I am a Postdoctoral Research Fellow in the Department of Astronomy of Physics at Saint Mary's University in Halifax, NS. My research focuses on how supermassive black holes in the centres of galaxy power AGN, some of the most luminous objects we see in the Universe. Specifically, I am interested in how we can bridge the divide between observational and theoretical studies of accreting black holes and prepare for the next generation X-ray observatories to build up a three-dimensional picture of the infalling material just moments before it passes the event horizon, the limit beyond which nothing can escape (read more).
I obtained my Ph.D. from the University of Cambridge in 2013, working with Prof Andy Fabian in the X-ray group of the Institute of Astronomy. I was awarded my Masters degree in Natural Sciences (Experimental and Theoretical Physics), also from the University of Cambridge (Jesus College), in 2009.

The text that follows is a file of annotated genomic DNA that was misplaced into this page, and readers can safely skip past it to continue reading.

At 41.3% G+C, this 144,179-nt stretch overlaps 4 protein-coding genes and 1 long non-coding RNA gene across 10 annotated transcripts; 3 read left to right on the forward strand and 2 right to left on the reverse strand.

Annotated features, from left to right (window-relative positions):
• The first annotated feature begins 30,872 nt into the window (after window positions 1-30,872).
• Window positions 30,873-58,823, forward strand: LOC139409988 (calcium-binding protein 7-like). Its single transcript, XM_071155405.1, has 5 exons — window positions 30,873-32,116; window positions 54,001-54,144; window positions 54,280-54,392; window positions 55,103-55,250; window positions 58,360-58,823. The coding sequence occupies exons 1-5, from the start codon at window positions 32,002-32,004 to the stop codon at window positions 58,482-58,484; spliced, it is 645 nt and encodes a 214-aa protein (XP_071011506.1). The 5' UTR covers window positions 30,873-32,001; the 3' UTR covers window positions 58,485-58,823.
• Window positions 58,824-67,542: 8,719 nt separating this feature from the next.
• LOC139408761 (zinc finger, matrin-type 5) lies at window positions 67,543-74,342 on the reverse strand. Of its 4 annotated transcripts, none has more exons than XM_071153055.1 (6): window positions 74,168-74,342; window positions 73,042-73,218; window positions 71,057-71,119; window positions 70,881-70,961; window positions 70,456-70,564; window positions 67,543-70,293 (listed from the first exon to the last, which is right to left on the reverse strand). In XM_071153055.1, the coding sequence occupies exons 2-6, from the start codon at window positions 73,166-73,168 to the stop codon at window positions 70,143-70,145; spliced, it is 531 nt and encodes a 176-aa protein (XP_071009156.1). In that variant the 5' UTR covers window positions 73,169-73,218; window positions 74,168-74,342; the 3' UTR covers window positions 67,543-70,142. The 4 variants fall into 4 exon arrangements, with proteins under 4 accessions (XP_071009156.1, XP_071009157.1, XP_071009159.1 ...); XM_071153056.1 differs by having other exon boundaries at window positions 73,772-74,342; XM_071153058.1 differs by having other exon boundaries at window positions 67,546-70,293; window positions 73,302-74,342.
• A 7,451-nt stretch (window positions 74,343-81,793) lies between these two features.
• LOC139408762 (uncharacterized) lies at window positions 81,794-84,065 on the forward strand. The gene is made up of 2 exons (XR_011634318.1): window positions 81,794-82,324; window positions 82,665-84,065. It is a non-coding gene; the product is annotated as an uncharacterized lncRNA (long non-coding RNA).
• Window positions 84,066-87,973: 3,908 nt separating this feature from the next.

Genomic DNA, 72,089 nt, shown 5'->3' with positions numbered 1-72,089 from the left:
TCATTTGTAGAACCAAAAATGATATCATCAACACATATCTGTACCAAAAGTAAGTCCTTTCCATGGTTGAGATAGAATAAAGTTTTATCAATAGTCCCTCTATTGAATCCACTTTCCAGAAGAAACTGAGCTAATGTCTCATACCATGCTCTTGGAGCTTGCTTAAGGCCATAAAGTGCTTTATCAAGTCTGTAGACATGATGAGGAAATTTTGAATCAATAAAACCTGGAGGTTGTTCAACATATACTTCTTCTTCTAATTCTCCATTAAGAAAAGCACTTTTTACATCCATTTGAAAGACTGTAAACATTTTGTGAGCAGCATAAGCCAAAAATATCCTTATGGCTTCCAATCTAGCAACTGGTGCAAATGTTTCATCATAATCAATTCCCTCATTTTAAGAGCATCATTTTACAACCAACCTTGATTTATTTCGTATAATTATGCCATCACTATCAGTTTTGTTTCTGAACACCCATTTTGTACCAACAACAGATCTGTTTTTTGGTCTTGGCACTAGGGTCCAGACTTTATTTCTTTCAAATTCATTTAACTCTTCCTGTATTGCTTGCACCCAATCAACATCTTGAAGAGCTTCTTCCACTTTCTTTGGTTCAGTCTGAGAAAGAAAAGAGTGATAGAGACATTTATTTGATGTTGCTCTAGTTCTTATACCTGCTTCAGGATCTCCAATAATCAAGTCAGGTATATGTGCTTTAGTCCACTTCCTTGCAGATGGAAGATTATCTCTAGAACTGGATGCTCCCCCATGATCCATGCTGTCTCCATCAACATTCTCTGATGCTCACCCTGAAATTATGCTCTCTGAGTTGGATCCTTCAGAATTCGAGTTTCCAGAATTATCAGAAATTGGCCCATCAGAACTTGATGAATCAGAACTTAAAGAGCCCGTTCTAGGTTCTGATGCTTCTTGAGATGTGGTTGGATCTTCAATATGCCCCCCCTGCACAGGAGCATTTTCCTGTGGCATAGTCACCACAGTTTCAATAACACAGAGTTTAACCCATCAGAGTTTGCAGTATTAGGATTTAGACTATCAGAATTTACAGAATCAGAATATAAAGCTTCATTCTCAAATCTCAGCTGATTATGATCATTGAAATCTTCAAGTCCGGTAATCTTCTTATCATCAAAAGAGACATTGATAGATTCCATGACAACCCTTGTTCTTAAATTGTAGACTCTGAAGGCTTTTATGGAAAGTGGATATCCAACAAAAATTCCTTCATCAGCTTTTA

I have a particular interest in communicating science to the general public. I have given a number of talks to public audiences as well as to students in local schools, youth groups and others about astronomy and physics. I also run stargazing evenings and have given tours and demonstrations of both modern and historical telescopes.
I give astronomy lectures on board transatlantic crossings and the World Voyage of Queen Mary 2 as part of the Cunard Insights programme as well as giving live planetarium shows on board (in the only planetarium at sea) and hosting stargazing evenings on the decks.
Latest: X-ray flares from the supermassive black hole in Markarian 335 linked to the collimation and ejection of the corona of energetic particles, reminiscent of an aborted jet.
Modelling X-ray Reverberation from Extended Coronae: Hints of structure within the X-ray emitting coronae of AGN